First, Dr. Peterson calls this third book in a series of five on spiritual theology “a conversation on the ways Jesus is the way”, and that is the way it feels. Warm, easy …well, conversational. He’s a pretty bright fellow, and he’s been around long enough to know the lay of the cultural (both evangelical, and western) landscape, so he could talk over my head with lots of room to spare. But he doesn’t, he’s accessible, doesn’t assume a lot of prerequisite knowledge, and doesn’t talk down to me.

Second, he brings names on the pages of scripture and history to life. They become real people when he talks about them. David is no less a man after God’s own heart, but now he’s more man than legend to me. Herod’s ego and Josephus’ opportunistic ambition both become apparent as he tells their stories. And I understand them all better, and recognize their present day incarnations in the CNN/Fox News reports I saw yesterday.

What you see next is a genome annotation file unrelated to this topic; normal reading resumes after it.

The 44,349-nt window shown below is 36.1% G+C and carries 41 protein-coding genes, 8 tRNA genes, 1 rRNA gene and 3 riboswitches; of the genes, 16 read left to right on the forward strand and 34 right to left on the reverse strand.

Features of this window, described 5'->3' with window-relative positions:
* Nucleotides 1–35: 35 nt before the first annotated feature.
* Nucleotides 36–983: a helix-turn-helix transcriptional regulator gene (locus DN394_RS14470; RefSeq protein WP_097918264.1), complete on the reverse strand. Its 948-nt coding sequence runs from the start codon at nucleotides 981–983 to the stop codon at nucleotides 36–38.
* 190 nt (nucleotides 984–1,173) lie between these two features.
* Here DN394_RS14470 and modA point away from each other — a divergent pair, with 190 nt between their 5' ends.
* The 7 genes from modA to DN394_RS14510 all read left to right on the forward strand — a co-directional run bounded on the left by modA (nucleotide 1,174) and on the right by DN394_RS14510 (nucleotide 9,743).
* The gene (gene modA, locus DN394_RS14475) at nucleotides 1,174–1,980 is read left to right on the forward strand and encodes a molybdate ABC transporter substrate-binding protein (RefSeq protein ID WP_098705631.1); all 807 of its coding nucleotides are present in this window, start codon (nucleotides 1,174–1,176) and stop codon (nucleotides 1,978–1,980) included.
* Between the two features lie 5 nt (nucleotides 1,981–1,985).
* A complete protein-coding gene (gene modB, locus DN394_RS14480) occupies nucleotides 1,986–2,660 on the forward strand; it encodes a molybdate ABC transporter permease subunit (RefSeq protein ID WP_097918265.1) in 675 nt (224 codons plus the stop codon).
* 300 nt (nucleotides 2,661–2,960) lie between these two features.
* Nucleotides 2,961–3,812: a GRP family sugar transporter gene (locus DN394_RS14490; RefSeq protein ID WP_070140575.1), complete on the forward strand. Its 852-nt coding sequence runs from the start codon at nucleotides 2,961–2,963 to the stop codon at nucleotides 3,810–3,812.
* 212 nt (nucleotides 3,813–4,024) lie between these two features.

Third, he makes me stop and consider what I’m doing, and why I’m doing it. The theme of the book is, “Ways and means matter.” In a pragmatic world where the ends justify any means, Jesus says, “I am the way and the truth and the life. No one comes to the Father except through me.”

“The Jesus way wedded to the Jesus truth brings about the Jesus life. We can’t proclaim the Jesus truth, but then do it any old way we like. Nor can we follow the Jesus way without speaking the Jesus truth.

But Jesus as the truth gets far more attention than Jesus as the way. Jesus as the way is the most frequently evaded metaphor among the Christians with whom I have worked for fifty years as a North American pastor.” (pg. 4)

If we would be like Jesus, we’ve got to meditate on, and “enter into a way of life that is given character and shape and direction by the one who calls us.”